French, who headed the Phoenix Foundry Company, was born near McMinnville in 1854. He was the only son of John Hopkins and Lucy Virginia Smith French. The father was a horse breeder and farmer, while the mother was a well-known Southern writer. Mrs. French, a native of Virginia, began her literary career in Memphis. The father was also from Virginia native.
Walter S. French grew up on the family farm in Warren County. In October 1872, he entered the Eastern Tennessee University, though he later had to withdraw due to illness. Afterward, he studied at a business school in Nashville.
French was the bookkeeper for a McMinnville firm “at a nominal salary” for some time, then he lit out for Chattanooga on Dec. 17, 1877 “where without means and among strangers he began life again.” He was finally hired on Jan. 8 by the glass dealer P.C. Wilson over many applicants. The salary was $20 per month. His employer allowed him to represent the firm in Cincinnati at the great banquet on March 18, 1888, to celebrate the completion of the Cincinnati Southern Railroad.
French was called to the bedside of his dying mother the next spring. While there he was induced to rejoin his former McMinnville employer, T.F. Burroughs, and he took a half interest in the business. After 18 months of “patient and unceasing labor and seeing that he was falling behind in his payments,” he at once decided to sell his interest and return to Chattanooga. French was back in Chattanooga “with a light heart” by March of 1883.
On Sept. 7, 1881, he had married Ella M. Carpenter, a native of Indiana and former resident of Cleveland, Ohio. Her family had settled in Chattanooga in 1874. French, after his return to Chattanooga, joined with his wife’s father and brother to organize the Phoenix Foundry Company. French was made secretary and treasurer. This company was able to make it through the depression of 1884-1885. French’s $500 investment in the firm paid dividends, and, “by the frugal habits of his wife,” he was finally able to set some money aside.
David T. Carpenter was born in 1827 in Grafton County, N.H., the son of Asa and Anna Turner Carpenter. When he was 26 years old, he moved to Cleveland, Ohio. After a year there, he returned to New Hampshire and married Miranda Parkhurst. They moved to Chicago, where D.T. Carpenter worked three years moulding in a foundry. In 1856, he moved to Cleveland, where he was foreman in a foundry for the next 16 years.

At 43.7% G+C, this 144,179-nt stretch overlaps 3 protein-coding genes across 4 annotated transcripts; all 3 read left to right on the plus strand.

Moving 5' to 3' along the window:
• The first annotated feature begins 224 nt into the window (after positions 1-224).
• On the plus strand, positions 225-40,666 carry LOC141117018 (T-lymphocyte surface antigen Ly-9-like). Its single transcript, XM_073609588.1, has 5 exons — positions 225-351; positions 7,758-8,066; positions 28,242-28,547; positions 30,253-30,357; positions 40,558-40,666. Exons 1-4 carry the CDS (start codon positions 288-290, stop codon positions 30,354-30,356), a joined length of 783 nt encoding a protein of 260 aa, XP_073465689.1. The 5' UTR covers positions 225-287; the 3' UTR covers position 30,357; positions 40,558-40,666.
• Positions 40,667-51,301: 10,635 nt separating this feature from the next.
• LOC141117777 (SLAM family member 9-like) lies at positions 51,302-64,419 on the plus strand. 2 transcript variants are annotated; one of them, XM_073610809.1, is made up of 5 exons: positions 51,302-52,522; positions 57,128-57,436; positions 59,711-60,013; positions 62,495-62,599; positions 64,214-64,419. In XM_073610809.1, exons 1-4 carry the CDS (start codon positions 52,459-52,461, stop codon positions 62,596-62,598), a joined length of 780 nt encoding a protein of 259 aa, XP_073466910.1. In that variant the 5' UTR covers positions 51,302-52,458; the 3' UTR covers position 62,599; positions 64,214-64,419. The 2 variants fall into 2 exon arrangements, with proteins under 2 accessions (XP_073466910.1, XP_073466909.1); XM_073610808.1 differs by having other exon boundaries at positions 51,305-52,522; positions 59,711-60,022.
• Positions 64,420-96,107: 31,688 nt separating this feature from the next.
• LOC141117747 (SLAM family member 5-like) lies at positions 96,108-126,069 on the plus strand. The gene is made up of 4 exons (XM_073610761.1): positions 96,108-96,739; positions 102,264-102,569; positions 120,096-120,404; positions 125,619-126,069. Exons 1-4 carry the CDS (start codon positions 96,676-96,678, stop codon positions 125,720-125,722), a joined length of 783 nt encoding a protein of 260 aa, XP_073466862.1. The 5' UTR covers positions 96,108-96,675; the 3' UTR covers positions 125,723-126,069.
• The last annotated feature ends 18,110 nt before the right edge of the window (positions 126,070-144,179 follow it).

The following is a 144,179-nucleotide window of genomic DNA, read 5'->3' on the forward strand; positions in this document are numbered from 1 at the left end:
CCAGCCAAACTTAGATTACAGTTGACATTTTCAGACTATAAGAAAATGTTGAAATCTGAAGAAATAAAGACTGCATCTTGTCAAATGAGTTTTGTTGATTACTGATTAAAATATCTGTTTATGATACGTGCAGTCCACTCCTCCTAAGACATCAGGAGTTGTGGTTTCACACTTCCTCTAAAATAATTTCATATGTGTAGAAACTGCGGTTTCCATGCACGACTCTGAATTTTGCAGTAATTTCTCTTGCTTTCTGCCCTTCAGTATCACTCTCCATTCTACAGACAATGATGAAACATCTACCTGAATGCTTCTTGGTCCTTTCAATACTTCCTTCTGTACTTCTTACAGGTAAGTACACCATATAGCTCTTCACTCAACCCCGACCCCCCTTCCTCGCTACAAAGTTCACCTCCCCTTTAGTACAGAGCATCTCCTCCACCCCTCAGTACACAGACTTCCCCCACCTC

During the Civil War D.T. Carpenter in 1864 joined the Ohio Home Guards. He went on a 100-day tour as a sergeant, but had to be brought home sick.
Carpenter lived at Columbus, Ohio, then in 1873 he went to Chattanooga “to find a suitable place to live.” The family moved to Chattanooga the next year. There he started the Phoenix Foundry with his son, Clarence A. Carpenter, and his son-in-law French. The plant “enjoyed excellent success, continuing to run during the entire time of the stagnation in business.”
The Carpenters had nine children, including Ella, the wife of Walter S. French. Others were Clarence A., Clara E., Flora B., George E. (who died young), Grace L., Jettie A. and another George E.
David T. Carpenter was on Prospect Street by 1876, and Walter French joined the household by 1884. It was said that D.T. Carpenter “began life in very limited circumstances, but by economy and judicious management is now in a very comfortable condition.” He had a 100-acre farm on Missionary Ridge near the East Lake Station of the Belt Railroad.
One of the daughters of D.T. Carpenter, Clara E. Carpenter, was the last of the family to live in the 206 Prospect house. She moved out about 1907 to live on Missionary Ridge. The Frenches had moved to Missionary Ridge as well.
Clara Carpenter graduated from Chattanooga High School in 1879. She then taught and was in administration for 51 years in the Chattanooga public schools. The Clara Carpenter Elementary School on E. Fifth Street near Douglas was named in her honor. She was the principal of the First District School for many years.
Later owners of the Carpenter/French home near the top of Cameron Hill were Hymen Steinman, Buford Combs and J.H. Cloud.